“Ah.” Jane’s lips curved with satisfaction. “You can trust me, Harriet. However, I do not wish you to betray a secret.”
Harriet leaned over the wrought-iron railing. “Who’s that handsome fellow talking to Devon down by the hall to the conservatory?”
Jane raised her brow. “Should I care?”
“You might. Or might not.”
Jane peered through the glittering brightness of the chandeliers to the two darkly clad men engrossed in conversation. “I think— Oh, dear. That’s the Duke of Wynfield. He and Devon are Kit’s fencing students. Do you suppose . . . ?”
Harriet pressed her lips together. It was a good thing she hadn’t taken another glass of champagne. She was dying to tell Jane about Charlotte’s secret attraction to the duke. But she’d promised that she wouldn’t, which was a shame. Jane was a powerful ally, and she would do anything for family.
“He’s a widow,” Jane mused, caressing the diamond pendant at her throat. “His wife died of cancer a year or so after she had a child. At least, I believe that’s what happened.”
Harriet’s brow creased in thought. “His father died two years ago. The duke apparently went into a moral decline after he inherited.”
Jane sighed. “I suppose that is how some men grieve.”
“It’s also how some men celebrate,” Harriet said. “He doesn’t look especially mournful tonight, does he?”
“No.” Jane straightened her shoulders as if to shake off the mantle of sadness that had enshrouded them. “Still, we cannot see into his heart. No one in London has ever seen his child, either, though if he has a daughter who’s been introduced at court, I haven’t read about it in the papers. How long ago did his wife die?”
“Perhaps four or five years. But that’s only a guess.”
“His daughter would be too young for social introductions. I can only hope that— Well, it isn’t my place to wonder. The duke was young to have married and lost his wife.”
“Is he the rake that everyone thinks he is?”
Jane narrowed her eyes in contemplation. “I rely on Weed for all my fashion news and gossip. And he said—” Jane broke off, leaving Harriet in suspense. Weed was the senior footman in the house and the most beloved if formidable servant in the family. “I think he told me that the duke was about to enter negotiations for a mistress from Mrs. Watson’s. I don’t think this is mere speculation.”
“I hoped it was only a rumor,” Harriet said. “Who invited him?”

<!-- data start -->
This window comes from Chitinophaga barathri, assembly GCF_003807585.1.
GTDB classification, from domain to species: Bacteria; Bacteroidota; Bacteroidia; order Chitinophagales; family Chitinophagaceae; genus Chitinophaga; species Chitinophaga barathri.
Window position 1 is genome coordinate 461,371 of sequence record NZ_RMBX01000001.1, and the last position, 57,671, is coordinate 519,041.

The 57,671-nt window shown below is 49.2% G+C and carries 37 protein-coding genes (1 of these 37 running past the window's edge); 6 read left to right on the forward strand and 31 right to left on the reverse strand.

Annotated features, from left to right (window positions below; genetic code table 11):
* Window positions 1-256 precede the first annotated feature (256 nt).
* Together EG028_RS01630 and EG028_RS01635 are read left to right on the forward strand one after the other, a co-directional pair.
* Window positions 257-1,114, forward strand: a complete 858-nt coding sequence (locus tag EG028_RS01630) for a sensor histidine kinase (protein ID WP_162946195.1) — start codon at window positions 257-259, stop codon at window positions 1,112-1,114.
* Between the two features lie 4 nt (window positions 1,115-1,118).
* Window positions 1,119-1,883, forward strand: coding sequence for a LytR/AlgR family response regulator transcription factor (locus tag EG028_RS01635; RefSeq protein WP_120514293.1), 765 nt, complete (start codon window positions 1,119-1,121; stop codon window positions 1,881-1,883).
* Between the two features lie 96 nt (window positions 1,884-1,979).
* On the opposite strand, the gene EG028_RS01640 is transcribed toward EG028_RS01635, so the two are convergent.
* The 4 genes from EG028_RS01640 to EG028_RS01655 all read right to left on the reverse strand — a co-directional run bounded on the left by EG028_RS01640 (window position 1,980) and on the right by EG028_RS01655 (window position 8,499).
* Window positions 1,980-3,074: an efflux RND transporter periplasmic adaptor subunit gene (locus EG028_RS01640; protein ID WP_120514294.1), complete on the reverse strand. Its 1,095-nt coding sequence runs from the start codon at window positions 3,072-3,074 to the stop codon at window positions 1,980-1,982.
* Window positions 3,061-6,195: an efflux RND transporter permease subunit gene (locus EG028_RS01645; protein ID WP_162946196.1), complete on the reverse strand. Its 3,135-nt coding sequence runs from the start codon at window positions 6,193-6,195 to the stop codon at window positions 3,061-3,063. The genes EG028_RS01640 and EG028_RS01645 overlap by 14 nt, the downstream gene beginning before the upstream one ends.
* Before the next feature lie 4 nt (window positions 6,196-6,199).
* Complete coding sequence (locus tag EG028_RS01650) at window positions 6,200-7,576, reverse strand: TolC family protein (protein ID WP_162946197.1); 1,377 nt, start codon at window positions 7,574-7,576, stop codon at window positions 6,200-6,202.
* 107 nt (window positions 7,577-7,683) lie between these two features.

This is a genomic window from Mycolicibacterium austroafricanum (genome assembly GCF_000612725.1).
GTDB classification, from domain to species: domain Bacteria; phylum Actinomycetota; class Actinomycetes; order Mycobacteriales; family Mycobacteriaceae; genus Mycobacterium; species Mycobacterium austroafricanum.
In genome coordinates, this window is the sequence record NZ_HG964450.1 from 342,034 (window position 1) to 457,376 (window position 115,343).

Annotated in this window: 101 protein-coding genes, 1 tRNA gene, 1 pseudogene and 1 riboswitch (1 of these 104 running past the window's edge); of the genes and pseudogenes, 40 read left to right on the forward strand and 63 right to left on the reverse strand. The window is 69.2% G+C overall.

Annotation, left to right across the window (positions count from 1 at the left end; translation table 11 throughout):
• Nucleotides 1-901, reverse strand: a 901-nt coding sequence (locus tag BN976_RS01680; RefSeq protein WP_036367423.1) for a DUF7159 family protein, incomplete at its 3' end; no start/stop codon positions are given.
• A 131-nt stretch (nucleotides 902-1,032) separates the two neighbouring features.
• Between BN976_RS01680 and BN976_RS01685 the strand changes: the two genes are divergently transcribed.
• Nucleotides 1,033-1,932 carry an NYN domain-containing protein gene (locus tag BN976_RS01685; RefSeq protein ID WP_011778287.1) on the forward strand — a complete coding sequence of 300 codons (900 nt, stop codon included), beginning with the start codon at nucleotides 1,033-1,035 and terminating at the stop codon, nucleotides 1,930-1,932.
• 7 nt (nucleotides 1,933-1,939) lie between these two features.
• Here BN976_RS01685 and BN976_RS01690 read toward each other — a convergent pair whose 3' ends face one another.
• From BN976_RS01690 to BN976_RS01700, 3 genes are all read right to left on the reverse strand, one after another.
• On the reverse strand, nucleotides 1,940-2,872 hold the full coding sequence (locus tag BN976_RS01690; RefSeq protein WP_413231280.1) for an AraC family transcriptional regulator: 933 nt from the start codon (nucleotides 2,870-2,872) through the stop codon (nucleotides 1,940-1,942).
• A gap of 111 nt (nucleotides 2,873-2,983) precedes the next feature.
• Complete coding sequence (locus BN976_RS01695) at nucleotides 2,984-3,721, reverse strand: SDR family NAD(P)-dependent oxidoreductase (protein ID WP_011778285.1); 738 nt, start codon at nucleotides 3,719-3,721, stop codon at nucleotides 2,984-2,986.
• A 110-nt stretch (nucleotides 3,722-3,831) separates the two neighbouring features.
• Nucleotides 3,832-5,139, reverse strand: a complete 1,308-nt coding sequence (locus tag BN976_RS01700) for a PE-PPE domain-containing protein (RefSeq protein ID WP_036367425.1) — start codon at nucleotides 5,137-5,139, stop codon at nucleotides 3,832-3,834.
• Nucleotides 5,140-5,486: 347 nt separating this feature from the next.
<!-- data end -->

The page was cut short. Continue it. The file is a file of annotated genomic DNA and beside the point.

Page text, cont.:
“Grayson, of course,” Jane replied.
“Charlotte would be appalled if she knew.”
Harriet felt Jane staring at her. “Yes. I’m sure she would.”
“It’s amazing to me, Harriet, to look at you and remember what a colorful life you lived.”
“But nothing that compares to yours,” Harriet said glibly.
“I’m not sure about that,” Jane said. “I have always stayed inside aristocratic circles. No, that isn’t true. I strayed a few times into the half-world on my husband’s account. But you have moved through every segment of society.”
Harriet glanced down at the throng of guests. She had already said far more than she meant to, and Jane was anything but dense. In fact, Jane’s mind tended to devious schemes, the most wicked of which had ended with her marrying the marquess. If Harriet wasn’t careful, Jane would soon charm her into confessing that Charlotte had been admiring the duke for a year now.
“I suppose as long as the duke behaves himself at the party,” Jane said, “there is nothing to fear. Charlotte won’t let him near the girls, and after your husband’s niece was abducted last year, Grayson has retained Sir Daniel’s services to patrol our residences during times when a malefactor might hope to take advan—”
Jane stopped, taking a long breath. Harriet knew from experience that she could have gone on for minutes at such an energetic pace, but not when her audience wasn’t listening to a thing she’d said. Indeed, Harriet found it impossible to stop staring at Charlotte and the duke. Then at the duke and Charlotte. Devon seemed to be forgotten in the middle.
Jane turned to her unexpectedly. “I think the duke should be watched, if not investigated.”
“But you just said that you felt sorry for him.”
“Yes, Harriet, but what you didn’t say told me that I ought to feel more concerned about Charlotte than sorry for the duke. Her virtue is still a valuable commodity. A graduate accepting a marriage proposal tonight is one thing. A good thing. A baby born in nine months due to an indiscretion in an alcove is another. I won’t have it. This duke must be watched. And so must Charlotte. She is so intent on guarding her girls that she seems to have forgotten that she is vulnerable herself.”
“I doubt she is in any danger of being seduced while we stand here watching her every move,” Harriet said. “And I don’t think that as a result of carrying on a conversation with the duke that she will have his child by the end of the year.”
Jane started to respond but paused as a tall, liveried manservant arrived from the other side of the balcony. “Weed! You must have read my mind. I was just remembering our conversation the other day about Wynfield.”
Weed bowed, darting a wry glance toward Harriet. He would never let her forget that he’d once caught her robbing Jane’s room, a crime that had ultimately led to Harriet’s salvation. She had been transformed from a young monster into a civilized noblewoman.
Weed, however, remained the pompous frog that he had always been. He was not only a footman, but also Jane’s confidant, fashion adviser, and partner in her matchmaking ventures.
“How can I be of service, madam?” he asked in the pinched voice that made it sound as if he were talking through his nostrils.
“I am going downstairs to mingle. Kindly remind Mrs. O’Brien to keep a closer eye on Rowan tonight. My son has still not outgrown his habit of waylaying our guests with his sword.”
“Oh, and, Weed, there is one more thing. About our conversation. Have you heard any other rumors about Wynfield?”
“He has an appointment later tonight on Bruton Street with the courtesan he appears to have chosen as his next mistress. Her name is Gabrielle Something-or-other, and she is known to be beautiful and completely immoral. She has ruined several marriages without the least remorse.”
“Thank you, Weed.” She turned to Harriet as he left. “Confirmed—he is a duke. He is widowed and wealthy.”
“He’s a wicked devil,” Harriet interjected.
Jane’s green eyes glinted. “And he seems devoted to leading the sinful and shallow life of an utter scoundrel.”
“We will have to keep him in our sights. Agreed?”
“Yes, but if you let Charlotte know anything about this discussion, I will deny everything.”